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Restoring trust

Mar 12,2018 - Last updated at Mar 12,2018

All signs indicate that the trust gap between the government and citizens is widening. A quick look at what has recently been writing on social media reveals a grim reality. On the whole, Jordanians do not trust their government. And it is not as if people are critical of certain measures taken by the government. In fact, they have deep-seated fear that this current government is neither responsible nor responsive to their concerns.

Is there a way to get the government out of this no-win situation? Absolutely! But restoring people’s trust would not require speeches given by senior officials of the government, nor should it focus on a PR campaign. All it takes is to act in a responsible and responsive manner.

Let us just revisit His Majesty King Abdullah's letters of designation. Over the past decades, each letter of designation underscores the need to restore Jordanian trust in the government. Evidently, King Abdullah is aware of the decline of the government standing among people. Therefore, he directed all of his governments not to hide behind the throne. Explicit in the King’s directions is the need to strike a balance between Jordan’s commitments and domestic needs.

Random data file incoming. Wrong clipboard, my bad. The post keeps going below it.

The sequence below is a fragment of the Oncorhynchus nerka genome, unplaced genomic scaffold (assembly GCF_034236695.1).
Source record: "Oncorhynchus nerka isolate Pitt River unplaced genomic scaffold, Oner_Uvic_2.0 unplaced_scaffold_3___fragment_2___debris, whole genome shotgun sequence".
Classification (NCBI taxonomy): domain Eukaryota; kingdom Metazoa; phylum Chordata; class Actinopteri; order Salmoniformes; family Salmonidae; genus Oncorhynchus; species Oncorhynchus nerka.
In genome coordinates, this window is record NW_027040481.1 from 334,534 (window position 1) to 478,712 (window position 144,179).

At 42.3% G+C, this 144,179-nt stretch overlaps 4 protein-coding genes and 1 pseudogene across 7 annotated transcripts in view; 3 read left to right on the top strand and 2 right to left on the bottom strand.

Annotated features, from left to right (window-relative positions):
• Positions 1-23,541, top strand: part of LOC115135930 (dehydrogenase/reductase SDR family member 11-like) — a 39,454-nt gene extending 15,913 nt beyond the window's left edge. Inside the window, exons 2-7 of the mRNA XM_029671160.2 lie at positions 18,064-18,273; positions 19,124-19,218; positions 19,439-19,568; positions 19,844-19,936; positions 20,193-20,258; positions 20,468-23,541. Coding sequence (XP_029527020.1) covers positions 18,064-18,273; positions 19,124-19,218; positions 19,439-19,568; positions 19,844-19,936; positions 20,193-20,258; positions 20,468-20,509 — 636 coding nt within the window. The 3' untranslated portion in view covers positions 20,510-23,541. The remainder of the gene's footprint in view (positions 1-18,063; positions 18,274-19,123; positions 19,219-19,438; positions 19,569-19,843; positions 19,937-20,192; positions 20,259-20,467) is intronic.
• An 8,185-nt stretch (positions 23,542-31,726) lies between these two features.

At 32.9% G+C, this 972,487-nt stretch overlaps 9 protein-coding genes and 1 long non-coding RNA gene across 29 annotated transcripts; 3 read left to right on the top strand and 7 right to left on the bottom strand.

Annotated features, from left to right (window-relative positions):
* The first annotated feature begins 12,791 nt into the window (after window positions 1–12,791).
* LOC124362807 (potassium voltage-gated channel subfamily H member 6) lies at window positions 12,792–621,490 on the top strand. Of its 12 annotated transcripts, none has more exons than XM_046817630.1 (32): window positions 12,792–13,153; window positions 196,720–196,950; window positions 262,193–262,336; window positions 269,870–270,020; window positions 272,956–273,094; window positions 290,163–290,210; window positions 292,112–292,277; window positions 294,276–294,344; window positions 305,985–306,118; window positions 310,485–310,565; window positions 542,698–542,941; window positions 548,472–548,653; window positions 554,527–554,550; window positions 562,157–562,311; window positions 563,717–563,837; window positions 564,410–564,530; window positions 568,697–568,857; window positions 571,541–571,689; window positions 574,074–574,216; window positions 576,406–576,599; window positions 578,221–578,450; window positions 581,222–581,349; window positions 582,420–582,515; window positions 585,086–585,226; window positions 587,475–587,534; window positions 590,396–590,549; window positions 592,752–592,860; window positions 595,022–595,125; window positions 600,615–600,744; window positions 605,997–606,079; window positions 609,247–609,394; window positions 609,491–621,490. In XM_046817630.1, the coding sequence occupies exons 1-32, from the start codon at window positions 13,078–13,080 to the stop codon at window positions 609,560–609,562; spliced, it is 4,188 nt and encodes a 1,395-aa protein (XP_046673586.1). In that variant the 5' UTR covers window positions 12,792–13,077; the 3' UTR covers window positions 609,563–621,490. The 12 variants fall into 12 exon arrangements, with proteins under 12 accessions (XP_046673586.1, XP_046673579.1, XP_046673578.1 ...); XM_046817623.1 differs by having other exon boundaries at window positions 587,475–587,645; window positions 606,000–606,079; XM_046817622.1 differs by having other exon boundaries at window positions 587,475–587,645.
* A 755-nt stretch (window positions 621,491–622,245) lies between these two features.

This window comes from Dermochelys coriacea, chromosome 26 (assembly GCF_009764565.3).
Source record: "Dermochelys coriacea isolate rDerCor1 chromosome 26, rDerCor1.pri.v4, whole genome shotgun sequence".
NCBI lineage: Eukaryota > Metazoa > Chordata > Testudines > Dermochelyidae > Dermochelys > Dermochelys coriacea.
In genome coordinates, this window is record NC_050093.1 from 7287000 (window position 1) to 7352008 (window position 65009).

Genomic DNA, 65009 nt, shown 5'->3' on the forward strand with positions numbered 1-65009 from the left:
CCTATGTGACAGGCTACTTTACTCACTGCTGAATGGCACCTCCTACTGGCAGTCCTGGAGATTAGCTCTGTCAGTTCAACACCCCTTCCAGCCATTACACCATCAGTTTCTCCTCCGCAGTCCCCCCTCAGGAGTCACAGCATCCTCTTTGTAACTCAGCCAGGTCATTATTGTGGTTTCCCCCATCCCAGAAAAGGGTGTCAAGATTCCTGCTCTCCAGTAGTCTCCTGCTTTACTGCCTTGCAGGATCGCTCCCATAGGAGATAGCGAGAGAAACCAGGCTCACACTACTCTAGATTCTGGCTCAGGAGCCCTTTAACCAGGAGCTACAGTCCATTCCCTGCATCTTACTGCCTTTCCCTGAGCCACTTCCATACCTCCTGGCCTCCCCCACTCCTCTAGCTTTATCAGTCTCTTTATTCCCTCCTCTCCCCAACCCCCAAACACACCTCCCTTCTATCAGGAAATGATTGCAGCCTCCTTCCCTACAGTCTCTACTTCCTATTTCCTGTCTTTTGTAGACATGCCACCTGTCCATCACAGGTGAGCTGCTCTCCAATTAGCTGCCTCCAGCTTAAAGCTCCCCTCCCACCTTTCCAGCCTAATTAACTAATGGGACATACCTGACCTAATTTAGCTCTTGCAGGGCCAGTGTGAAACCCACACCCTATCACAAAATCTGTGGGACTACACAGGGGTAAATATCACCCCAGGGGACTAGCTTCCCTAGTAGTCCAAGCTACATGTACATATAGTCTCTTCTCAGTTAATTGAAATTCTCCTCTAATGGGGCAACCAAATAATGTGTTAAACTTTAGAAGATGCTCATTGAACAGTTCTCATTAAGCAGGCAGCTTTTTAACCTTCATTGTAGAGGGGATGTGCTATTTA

We all know that the economy is not in a good shape. Figures demonstrate that the two pressing issues are still unemployment and poverty. Indeed, the percentage of Jordanians who are below poverty line is above 30 per cent. Over the last decades, all governments have pledged to alleviate the dire situation. And yet, the gap between expectations and actual delivery has led to frustration on the part of ordinary people. More telling is the fact that the governments have subordinated their decision to the demands put by the World Bank.

With all honesty, Jordanians suspect that their government has not even been trying to look for any solution other than imposing taxes on people. A few days ago, Prime Minister Hani Mulki asked people to reduce their consumption! It is as if he was trying to send a message to people that the new taxes are designed to push people not to consume! But if there is no local consumption, how in this case economic growth will materialise!

Another issue that only adds to the trust gap is the Parliament. Over the last two decades, the elected Parliament has failed to create the checks and balances required for a healthy democracy. A few, if any, agree that the Parliament is anything other than a rubber stamp for any decision the government wishes. Members of the Parliament have failed to put their act together and form a united front to defend peoples’ interests. The outcome is, not surprisingly, that people also do not trust the Parliament. 

I believe that Jordan does not have the luxury of time. Indeed, we cannot afford to sit idly by while more and more people are losing faith in the ability of both the government and the Parliament to take Jordan out of its current dire economic situation. Thus, regaining people’s trust is a key pillar for national security.

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